US2682189A - Handwheel wrench - Google Patents

Handwheel wrench Download PDF

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Publication number
US2682189A
US2682189A US174175A US17417550A US2682189A US 2682189 A US2682189 A US 2682189A US 174175 A US174175 A US 174175A US 17417550 A US17417550 A US 17417550A US 2682189 A US2682189 A US 2682189A
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Prior art keywords
wrench
hand wheel
jaw
bearing
handle
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Expired - Lifetime
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US174175A
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Bergman Wayne Kirby
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Bergman Wayne Kirby
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    • BPERFORMING OPERATIONS; TRANSPORTING
    • B25HAND TOOLS; PORTABLE POWER-DRIVEN TOOLS; MANIPULATORS
    • B25BTOOLS OR BENCH DEVICES NOT OTHERWISE PROVIDED FOR, FOR FASTENING, CONNECTING, DISENGAGING OR HOLDING
    • B25B13/00Spanners; Wrenches
    • B25B13/48Spanners; Wrenches for special purposes
    • BPERFORMING OPERATIONS; TRANSPORTING
    • B25HAND TOOLS; PORTABLE POWER-DRIVEN TOOLS; MANIPULATORS
    • B25BTOOLS OR BENCH DEVICES NOT OTHERWISE PROVIDED FOR, FOR FASTENING, CONNECTING, DISENGAGING OR HOLDING
    • B25B13/00Spanners; Wrenches
    • B25B13/02Spanners; Wrenches with rigid jaws

Description

June 29, 1954 w, K BERGMAN 2,682,189
HANDWHEEL WRENCH Filed July 17, 1950 INVENTOR Wayne K. Bergman ATTORNEY Patented June 29, 1954 UNITED STATES PATENT OFFICE 1 Claim.
1 This invention relates particularly to wrenches used to facilitate the rotating of difficult or stubborn turning hand wheels, and in general consists of a handle terminating at one end in a hook jaw for encircling and bearing against the inside periphery of a hand wheel or the like and an open jaw disposed to bear against the outer surface of the wheel handle when force is applied to the handle in the direction of the open jaw.
The need for a safe and satisfactory hand wheel turning aid has been long felt. Especially is this true in industries such as the petroleum industry which requires the manual turning of large hand wheels, for frequently such hand wheels are stubborn and impossible to rotate by hand and, hence, require the use of a turning aid. The tools generally employed as turning aids are for the most part makeshift, impractical and, which is more important, unsafe. Because of their great propensity for slipping at the time when the greatest force is being applied, the ordinary prongs of the makeshift turning aid are dangerous both to the user and to his equipment. Also the ordinary turning aid is not readily adaptable to a wide range of wheel types, shapes and diameters and, hence, require the costly construction or purchasing of many different size wrenches.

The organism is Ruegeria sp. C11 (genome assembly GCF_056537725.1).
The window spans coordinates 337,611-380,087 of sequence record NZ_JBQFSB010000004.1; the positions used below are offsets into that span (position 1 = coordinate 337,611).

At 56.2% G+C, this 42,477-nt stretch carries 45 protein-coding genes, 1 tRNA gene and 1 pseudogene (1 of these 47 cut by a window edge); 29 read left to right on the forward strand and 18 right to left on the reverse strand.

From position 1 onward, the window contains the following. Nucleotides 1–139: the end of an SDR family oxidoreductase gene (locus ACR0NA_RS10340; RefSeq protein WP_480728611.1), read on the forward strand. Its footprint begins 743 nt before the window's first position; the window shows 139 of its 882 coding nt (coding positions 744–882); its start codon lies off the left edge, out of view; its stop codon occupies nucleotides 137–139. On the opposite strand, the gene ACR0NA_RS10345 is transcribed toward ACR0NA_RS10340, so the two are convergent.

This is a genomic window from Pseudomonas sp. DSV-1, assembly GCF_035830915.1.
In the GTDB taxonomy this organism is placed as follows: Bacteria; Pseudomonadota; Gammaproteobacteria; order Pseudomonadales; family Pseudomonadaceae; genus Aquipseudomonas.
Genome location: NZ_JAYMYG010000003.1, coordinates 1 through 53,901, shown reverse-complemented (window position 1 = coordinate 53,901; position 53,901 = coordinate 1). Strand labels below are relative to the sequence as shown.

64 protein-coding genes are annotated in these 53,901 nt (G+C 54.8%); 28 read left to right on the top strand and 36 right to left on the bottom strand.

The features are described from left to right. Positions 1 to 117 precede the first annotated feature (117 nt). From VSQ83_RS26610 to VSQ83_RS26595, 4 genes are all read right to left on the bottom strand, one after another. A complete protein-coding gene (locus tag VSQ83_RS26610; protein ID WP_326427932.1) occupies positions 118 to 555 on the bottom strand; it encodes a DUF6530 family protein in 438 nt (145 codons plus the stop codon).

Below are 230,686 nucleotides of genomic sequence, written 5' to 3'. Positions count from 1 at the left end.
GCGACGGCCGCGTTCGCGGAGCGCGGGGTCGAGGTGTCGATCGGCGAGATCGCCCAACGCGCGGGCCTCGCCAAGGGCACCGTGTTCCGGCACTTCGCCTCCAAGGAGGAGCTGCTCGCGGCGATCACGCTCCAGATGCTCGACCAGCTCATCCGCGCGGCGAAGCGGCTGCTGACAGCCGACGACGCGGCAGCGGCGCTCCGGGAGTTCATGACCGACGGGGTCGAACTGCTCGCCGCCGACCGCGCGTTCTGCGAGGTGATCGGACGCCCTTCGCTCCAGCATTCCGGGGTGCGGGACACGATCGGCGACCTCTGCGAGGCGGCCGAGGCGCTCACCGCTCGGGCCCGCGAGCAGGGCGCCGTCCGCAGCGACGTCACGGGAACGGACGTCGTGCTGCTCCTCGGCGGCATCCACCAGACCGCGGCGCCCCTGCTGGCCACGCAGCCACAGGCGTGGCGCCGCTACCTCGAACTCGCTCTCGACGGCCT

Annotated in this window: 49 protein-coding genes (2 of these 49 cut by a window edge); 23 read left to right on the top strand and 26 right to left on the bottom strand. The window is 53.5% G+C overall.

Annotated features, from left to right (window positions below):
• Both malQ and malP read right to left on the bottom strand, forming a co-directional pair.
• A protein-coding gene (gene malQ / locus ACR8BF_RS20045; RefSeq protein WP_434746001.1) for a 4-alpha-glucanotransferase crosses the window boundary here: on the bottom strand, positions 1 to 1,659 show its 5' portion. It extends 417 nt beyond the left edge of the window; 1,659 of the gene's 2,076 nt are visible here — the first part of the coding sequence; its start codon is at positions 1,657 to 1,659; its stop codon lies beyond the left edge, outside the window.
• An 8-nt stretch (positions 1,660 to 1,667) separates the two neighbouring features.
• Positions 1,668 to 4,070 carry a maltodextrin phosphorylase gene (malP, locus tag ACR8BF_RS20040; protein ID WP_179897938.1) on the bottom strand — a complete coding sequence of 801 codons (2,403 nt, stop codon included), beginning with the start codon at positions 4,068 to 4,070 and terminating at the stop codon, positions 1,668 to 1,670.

An object of the present invention is to produce a hand wheel turning aid, hereinafter, called a hand wheel wrench, that not only is unsurpassed for turning efficiently but one that is easy to construct and handle and can be constructed to be both slipproof and sparkproof, thus making it safe for use in any location.
Another object is to produce a hand wheel wrench that can be instantly hooked in its operating position on a wide variety of hand wheel types, shapes and sizes and still is designed for easy carrying and handling.
A further object is to produce a hand wheel wrench which will grasp only the wheel portion of the hand wheel and is not dependent upon the size or location of the spokes of the hand wheel for its utility.
A still further object is to produce a hand wheel Wrench that once hooked and in its operating position will not easily fall from the hand wheel should the wrench handle be suddenly released by accident or for cause, this feature also permitting the wrench to be hung either momentarily or permanently on the hand wheel as the occasion demands.
These and other objects will become apparent as the details of the invention are hereinafter more fully disclosed.
For purposes of illustration but not of limitation, the accompanying drawings forming a part of this specification show that:
Figure 1 is a plan view showing the head of the hand wheel wrench and its normal operating position on a hand wheel,
Figure 2 is a left side elevation showing the wrench in its normal operating position on a hand wheel,
Figure 3 is a right side elevation of the wrench, and
Figure 4 is a perspective of the preferred hand wheel wrench in its entirety.
Referring again to Figures 1, 2, 3 and 4, it can 5 be seen that one embodiment of the preferred hand wheel wrench consists essentially of an elongated handle 4 integral with and terminating at its lower end portion in the essential hook jaw l and the open jaw 2; the function of these essential parts being that the hook jaw l encircles and bears against the inside periphery of the hand wheel 5, while the open jaw 2 contacts and exerts bearing pressure against the outside of the same handle wheel 5 when a turning force is applied to handle 4 in the direction of open jaw 2.
In more detail it can be seen that the preferred hook jaw I has its interior or under surface cut away so that when the wrench is in place only a small area of the bottom periphery of the hand wheel 5 is not surrounded by a portion of the hook jaw I and the actual bearing area 3 is Vd for better centering and vertically fluted to form teeth for surer gripping. It should be noticed that the actual bearing area 3 for the hook jrjaws l is located near the end portion of the hook jaw, this being to permit the bearing pressure to be exerted on the inside periphery of the hand wheel 5 rather than at some other point. Also in order to permit easier adjustment and more ready adaptability to a wider range of hand wheel shapes and sizes, the preferred hook jaw surface should taper back from the inside edge portions, thus having the hook jaw opening greater on the outside edge portion than on the inside.